Cutting the Ties that Bind

Apple Computer holds the peculiar position of being the company that sets certain types of standards for the entire industry. It's ironic, given that Apple is perhaps best known for running a distant second behind the Wintel hegemony in terms of market share. But if you glance back through the history of the Macintosh, you can see a number of technologies that Apple ensured would be built into all computers by building them into every Mac.

Look at the mouse, much ridiculed by early PC users accustomed to the keyboard-centric DOS. Look at the 3.5-inch floppy drive that easily out-competed the earlier flexible 5.25-inch floppies. Look at the CD-ROM drive, which Apple included with every Mac before most Mac users wanted one. I'd include built-in networking here, but even today there's no guarantee you'll get an Ethernet jack on a PC.

Nevertheless, by building AirPort wireless networking into every Mac, Apple is in the process of setting another standard, albeit mostly in the slightly smaller world of laptop computers. Both the iBook and the 2000-model PowerBook G3 include built-in antennas that work with an optional AirPort card to provide better wireless-networking range and performance than is generally available via the small PC Card wireless network adapters necessary for PC laptops and older PowerBooks. Even better, integrating the AirPort card and antenna within the laptop's chassis eliminates the annoying break in the sleek lines of the laptop and the accompanying increased risk of physical damage.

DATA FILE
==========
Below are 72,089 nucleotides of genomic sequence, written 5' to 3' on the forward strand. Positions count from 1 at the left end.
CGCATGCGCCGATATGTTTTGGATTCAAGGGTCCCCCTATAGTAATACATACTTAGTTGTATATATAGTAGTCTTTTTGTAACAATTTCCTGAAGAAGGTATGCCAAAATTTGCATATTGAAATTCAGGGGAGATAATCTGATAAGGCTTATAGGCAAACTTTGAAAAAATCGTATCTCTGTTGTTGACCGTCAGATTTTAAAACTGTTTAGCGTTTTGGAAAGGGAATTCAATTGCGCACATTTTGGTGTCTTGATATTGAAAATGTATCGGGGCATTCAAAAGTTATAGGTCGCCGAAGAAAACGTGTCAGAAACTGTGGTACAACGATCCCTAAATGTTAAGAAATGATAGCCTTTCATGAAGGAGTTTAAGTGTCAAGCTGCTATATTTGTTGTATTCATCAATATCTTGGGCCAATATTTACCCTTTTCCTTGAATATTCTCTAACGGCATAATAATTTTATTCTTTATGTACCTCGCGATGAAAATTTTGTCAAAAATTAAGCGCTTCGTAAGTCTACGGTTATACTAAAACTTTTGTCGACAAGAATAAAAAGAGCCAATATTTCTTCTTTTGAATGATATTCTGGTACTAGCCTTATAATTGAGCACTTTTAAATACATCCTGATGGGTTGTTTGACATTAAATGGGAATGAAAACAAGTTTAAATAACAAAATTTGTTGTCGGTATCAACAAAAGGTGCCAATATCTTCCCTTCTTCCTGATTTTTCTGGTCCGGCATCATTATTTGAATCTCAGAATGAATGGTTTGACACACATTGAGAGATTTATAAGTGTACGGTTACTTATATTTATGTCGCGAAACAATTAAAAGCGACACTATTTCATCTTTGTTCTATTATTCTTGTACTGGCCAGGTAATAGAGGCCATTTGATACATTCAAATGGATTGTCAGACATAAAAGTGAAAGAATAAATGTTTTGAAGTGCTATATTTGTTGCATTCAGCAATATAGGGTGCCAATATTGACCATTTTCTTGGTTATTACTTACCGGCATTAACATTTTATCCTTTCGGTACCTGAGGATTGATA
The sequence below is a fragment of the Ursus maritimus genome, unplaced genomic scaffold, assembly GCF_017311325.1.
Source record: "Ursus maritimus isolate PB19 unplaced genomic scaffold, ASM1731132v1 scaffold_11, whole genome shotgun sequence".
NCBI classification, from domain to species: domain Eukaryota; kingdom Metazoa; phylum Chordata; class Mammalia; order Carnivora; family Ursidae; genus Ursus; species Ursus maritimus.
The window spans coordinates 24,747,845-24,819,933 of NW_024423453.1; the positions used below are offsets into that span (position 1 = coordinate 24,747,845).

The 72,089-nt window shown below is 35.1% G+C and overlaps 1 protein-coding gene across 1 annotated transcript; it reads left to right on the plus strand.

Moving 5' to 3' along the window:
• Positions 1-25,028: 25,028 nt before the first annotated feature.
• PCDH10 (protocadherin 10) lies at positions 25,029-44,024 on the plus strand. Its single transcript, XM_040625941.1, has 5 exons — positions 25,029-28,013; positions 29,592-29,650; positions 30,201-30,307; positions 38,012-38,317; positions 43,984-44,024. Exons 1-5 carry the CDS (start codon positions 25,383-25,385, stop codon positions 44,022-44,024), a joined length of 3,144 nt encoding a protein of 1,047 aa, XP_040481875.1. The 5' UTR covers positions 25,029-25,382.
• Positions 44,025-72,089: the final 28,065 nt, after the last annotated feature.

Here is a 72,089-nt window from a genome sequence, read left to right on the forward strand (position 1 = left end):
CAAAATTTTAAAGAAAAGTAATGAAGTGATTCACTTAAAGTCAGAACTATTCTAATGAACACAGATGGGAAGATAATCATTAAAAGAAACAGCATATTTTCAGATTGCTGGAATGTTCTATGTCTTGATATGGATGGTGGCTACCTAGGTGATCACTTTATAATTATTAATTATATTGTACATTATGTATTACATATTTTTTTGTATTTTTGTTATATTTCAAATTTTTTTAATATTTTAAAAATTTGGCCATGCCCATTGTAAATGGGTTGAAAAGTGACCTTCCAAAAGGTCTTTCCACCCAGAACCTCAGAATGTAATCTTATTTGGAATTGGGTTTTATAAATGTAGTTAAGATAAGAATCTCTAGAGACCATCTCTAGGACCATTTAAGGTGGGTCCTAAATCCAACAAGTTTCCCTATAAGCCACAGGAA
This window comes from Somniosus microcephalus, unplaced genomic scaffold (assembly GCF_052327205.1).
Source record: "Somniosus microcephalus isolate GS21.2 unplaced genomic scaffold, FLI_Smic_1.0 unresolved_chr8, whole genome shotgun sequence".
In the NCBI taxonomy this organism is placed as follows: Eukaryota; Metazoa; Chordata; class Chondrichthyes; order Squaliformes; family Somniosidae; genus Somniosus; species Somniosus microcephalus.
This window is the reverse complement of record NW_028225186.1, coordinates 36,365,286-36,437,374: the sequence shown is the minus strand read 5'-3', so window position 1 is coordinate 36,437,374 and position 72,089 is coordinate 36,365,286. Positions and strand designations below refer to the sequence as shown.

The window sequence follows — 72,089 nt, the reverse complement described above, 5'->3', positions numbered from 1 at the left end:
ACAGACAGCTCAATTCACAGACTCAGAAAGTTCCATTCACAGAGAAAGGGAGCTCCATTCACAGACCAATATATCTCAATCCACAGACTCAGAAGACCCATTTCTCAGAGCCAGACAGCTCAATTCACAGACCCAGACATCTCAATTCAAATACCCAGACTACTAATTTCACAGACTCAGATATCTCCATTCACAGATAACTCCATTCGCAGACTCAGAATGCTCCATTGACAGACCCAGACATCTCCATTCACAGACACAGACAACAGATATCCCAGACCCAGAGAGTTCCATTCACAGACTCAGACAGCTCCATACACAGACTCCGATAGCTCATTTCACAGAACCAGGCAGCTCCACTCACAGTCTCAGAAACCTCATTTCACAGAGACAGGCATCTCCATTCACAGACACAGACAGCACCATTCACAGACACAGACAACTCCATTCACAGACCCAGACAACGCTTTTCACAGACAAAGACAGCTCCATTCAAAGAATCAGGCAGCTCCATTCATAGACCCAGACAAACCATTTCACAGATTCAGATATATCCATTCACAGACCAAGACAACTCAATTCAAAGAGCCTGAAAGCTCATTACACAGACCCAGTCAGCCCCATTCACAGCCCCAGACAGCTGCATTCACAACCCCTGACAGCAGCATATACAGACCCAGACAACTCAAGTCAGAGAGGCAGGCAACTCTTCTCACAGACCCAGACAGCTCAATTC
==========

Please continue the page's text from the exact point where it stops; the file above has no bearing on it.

But why does all this matter? Did Apple's inclusion of a mouse or floppy drive or CD-ROM drive really change the way we interact with our Macs? Not significantly. The mouse is just another way of interacting with the user interface, and the floppy and CD-ROM drives are just removable storage mediums. Wireless networking is different because it changes the way we use our Macs. The introduction of the first PowerBooks started the trend, letting us perform computing tasks wherever we chose, but the rise of the Internet seriously hampered our portability. Much of what people do today requires an Internet connection via a modem or Ethernet tether. AirPort put Apple's laptops back on top in terms of functional portability, and in the process, started the process of changing the industry one more time. It's increasingly common to see PC laptops with wireless networking adapters jutting out awkwardly, and quite a few PC users even purchased Apple's AirPort Base Station thanks to its incredibly cheap price of $300.